U.S. Navy.
Coral Sea area
4 to 8 May 1942.

Lt. Powers participated in 5 engagements with Japanese forces between 4and 8 May 1942. Powers wasn’t content with a 1 for three record on direct hits, so he set out to find a way John_James_Powersto increase his accuracy. He scored a direct hit, which instantly demolished a large enemy destroyer and is credited with two close misses, 1 of which severely damaged a large aircraft tender, the other damaging a 20,000-ton transport.

He fearlessly strafed a gunboat, firing all his ammunition into it amid intense anti-aircraft fire, sending the enemy vessel running toward the beach rather than the bottom

On 7 May, he attacked an enemy carrier task force. Boldly leading a flight of 3 dive bombers, he dived to an altitude well below the safety altitude to ensure hitting a critical area of the enemy vessel.

The enemy ship was immediately engulfed in flame, smoke, and debris then sank. With every attack, Powers was developing new tactics for dive bombers to use.

As Squadron Gunnery Officer, Lt. Powers gave lectures to the squadron on point-of-aim and diving techniques. He recommended a very low release point and stressed the danger of being hit by one’s own bomb blast and bomb fragments.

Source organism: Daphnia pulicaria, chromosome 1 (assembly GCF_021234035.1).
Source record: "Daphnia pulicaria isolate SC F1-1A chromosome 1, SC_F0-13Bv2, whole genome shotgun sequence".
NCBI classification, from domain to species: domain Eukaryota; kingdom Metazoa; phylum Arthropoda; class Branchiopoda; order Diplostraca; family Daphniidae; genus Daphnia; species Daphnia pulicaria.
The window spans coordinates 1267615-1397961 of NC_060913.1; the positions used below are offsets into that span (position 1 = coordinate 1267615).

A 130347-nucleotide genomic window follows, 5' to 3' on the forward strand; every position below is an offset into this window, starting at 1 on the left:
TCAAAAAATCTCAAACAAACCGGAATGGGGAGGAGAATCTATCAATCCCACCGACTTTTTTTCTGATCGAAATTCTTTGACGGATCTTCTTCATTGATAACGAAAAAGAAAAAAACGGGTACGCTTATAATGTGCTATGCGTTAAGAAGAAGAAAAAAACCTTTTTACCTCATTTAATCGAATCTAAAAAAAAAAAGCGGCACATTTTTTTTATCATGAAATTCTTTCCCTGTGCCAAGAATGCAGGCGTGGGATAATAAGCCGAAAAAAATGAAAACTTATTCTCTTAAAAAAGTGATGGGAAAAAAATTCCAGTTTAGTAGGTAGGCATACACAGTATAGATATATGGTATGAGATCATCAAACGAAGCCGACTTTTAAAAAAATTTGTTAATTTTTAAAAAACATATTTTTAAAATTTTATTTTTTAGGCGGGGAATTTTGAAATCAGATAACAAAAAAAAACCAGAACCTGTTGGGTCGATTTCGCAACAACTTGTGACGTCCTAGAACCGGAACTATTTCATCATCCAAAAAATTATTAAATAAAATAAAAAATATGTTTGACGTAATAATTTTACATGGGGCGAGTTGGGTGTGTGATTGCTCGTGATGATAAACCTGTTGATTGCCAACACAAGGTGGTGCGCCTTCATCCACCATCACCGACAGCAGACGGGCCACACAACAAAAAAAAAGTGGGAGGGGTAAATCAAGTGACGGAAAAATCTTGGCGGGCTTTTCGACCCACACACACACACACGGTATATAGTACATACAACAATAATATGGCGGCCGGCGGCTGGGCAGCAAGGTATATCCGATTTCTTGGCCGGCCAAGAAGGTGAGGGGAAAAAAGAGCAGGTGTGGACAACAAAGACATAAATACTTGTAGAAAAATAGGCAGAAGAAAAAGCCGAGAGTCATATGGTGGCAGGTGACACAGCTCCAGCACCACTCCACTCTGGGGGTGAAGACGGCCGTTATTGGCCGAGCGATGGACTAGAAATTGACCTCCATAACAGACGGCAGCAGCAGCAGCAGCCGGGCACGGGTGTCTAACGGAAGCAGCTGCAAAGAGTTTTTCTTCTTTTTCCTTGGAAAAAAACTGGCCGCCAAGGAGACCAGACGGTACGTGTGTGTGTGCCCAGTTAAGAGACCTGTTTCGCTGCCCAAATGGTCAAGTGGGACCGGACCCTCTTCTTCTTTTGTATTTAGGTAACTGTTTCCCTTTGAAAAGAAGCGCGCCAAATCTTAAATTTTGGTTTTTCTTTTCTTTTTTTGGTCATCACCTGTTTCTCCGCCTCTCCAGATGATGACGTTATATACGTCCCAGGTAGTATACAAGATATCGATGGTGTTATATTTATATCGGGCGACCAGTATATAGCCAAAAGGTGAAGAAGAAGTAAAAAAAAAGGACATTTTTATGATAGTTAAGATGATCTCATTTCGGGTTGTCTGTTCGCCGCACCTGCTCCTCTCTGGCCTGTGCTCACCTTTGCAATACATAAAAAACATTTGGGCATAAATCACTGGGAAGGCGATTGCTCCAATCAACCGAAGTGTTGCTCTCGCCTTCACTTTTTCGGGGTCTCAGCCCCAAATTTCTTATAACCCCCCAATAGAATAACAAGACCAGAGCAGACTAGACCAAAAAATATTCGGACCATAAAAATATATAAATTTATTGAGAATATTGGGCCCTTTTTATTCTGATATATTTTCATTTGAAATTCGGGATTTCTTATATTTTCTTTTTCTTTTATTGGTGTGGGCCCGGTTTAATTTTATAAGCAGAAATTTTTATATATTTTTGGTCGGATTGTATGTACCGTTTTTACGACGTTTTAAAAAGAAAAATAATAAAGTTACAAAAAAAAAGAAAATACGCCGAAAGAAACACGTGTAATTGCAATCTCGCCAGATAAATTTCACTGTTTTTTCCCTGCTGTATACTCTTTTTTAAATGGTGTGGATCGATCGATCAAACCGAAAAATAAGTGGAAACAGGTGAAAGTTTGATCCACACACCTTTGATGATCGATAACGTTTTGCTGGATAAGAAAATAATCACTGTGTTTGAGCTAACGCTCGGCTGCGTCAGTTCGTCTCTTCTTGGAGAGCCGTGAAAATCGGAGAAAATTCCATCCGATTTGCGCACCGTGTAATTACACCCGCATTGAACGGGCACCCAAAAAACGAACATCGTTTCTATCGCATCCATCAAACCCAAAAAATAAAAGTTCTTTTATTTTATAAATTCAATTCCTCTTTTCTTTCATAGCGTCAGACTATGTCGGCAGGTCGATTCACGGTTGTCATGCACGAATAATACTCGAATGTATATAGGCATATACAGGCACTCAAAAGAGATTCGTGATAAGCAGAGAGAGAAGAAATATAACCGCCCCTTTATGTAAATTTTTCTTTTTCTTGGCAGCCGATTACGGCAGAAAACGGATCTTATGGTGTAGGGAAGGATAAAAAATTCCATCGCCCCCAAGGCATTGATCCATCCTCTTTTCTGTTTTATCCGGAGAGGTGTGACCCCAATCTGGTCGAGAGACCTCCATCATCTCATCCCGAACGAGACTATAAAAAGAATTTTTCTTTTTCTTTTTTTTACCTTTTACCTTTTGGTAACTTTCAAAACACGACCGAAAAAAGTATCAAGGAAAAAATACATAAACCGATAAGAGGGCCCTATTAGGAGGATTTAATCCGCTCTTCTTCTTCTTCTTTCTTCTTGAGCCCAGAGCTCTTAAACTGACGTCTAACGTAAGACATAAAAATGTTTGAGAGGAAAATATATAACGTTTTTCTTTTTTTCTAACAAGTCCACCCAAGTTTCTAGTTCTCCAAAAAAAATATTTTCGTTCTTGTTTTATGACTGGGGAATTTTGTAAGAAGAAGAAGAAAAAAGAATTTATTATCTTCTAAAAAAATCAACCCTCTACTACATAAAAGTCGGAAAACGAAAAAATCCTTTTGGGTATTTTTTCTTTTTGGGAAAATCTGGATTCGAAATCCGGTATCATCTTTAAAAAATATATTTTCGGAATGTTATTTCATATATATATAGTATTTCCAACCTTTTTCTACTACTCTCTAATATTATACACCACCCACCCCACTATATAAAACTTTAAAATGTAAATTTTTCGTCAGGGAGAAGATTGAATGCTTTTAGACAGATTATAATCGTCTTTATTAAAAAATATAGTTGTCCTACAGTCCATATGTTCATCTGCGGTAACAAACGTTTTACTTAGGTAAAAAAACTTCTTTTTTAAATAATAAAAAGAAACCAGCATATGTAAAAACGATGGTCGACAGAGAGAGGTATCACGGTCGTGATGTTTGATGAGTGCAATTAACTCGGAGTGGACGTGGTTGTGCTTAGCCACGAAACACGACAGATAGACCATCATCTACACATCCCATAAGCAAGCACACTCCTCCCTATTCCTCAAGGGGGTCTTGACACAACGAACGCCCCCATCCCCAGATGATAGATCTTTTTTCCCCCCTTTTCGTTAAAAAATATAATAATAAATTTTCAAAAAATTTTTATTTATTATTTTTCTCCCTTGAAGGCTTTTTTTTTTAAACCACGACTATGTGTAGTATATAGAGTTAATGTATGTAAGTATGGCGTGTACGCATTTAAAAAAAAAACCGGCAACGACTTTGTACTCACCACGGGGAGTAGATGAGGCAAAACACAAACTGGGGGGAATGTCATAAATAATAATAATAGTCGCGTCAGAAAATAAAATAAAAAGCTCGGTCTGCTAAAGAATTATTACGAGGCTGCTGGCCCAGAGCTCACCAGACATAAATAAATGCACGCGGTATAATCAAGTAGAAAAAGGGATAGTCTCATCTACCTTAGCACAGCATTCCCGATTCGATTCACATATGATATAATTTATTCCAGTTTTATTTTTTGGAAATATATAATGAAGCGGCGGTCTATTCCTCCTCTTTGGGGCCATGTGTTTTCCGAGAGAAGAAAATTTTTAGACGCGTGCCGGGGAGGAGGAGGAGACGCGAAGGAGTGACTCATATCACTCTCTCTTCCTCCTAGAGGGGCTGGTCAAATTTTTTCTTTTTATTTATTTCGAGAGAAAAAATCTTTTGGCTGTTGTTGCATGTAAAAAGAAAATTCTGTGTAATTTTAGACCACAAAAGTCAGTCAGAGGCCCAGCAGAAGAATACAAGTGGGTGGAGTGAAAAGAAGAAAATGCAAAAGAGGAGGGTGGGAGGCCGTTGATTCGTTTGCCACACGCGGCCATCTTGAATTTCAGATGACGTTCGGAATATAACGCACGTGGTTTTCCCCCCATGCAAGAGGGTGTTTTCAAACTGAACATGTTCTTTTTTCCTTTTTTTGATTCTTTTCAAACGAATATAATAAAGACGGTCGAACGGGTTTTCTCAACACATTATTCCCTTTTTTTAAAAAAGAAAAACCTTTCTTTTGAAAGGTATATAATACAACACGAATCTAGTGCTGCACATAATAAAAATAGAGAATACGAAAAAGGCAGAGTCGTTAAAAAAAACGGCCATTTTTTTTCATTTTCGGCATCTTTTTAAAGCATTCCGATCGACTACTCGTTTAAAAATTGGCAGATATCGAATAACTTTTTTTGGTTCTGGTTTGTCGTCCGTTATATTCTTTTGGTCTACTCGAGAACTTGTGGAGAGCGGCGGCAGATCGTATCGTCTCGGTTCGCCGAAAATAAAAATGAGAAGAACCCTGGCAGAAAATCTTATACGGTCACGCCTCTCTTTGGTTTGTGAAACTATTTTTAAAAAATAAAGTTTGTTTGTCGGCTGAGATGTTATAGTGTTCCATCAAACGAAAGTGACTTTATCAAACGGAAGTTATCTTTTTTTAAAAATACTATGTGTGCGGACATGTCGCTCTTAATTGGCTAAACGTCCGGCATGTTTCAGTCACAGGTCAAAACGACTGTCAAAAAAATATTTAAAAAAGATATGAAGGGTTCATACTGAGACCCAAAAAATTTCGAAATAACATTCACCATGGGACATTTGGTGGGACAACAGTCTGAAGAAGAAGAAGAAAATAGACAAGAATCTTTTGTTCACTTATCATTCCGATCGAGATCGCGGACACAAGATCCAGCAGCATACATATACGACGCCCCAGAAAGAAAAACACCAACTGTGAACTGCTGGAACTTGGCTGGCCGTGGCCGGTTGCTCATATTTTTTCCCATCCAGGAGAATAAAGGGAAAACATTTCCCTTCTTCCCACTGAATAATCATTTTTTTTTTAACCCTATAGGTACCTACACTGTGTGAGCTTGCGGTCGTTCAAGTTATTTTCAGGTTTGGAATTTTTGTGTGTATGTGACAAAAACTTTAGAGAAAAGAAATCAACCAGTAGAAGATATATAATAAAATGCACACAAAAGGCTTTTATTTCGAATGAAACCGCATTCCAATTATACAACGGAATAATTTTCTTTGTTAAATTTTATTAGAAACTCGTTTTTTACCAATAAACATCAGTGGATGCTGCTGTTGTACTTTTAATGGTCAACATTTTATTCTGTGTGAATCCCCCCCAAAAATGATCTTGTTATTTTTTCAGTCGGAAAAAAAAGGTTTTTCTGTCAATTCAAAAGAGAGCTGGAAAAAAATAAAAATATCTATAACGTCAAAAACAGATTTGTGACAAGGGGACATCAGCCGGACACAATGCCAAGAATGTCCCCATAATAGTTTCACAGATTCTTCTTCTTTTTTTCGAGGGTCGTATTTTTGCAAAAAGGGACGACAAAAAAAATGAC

His attacks were deliberate and premeditated.  Powers knew the risk, and still, he took in order to  improve the accuracy of his pilots.

On 8 May, Lt. Powers exhorted his pilots with – “Remember the folks back home are counting on us. 1 am going to get a hit if I have to lay it on their flight deck.”

He led the attack from an altitude of 18,000 feet, through a wall of anti-aircraft fire and enemy fighter planes.   Lt. Powers pushed the envelope and dove to a few feet above the deck of an enemy carrier before he let loose with his bombload.

Lt. John J. Powers’ aircraft was last seen attempting recovery from his dive. He was at less than 200 feet and being peppered with anti-aircraft fire.  He gave his life scoring a direct and devastating hit on the enemy carrier.


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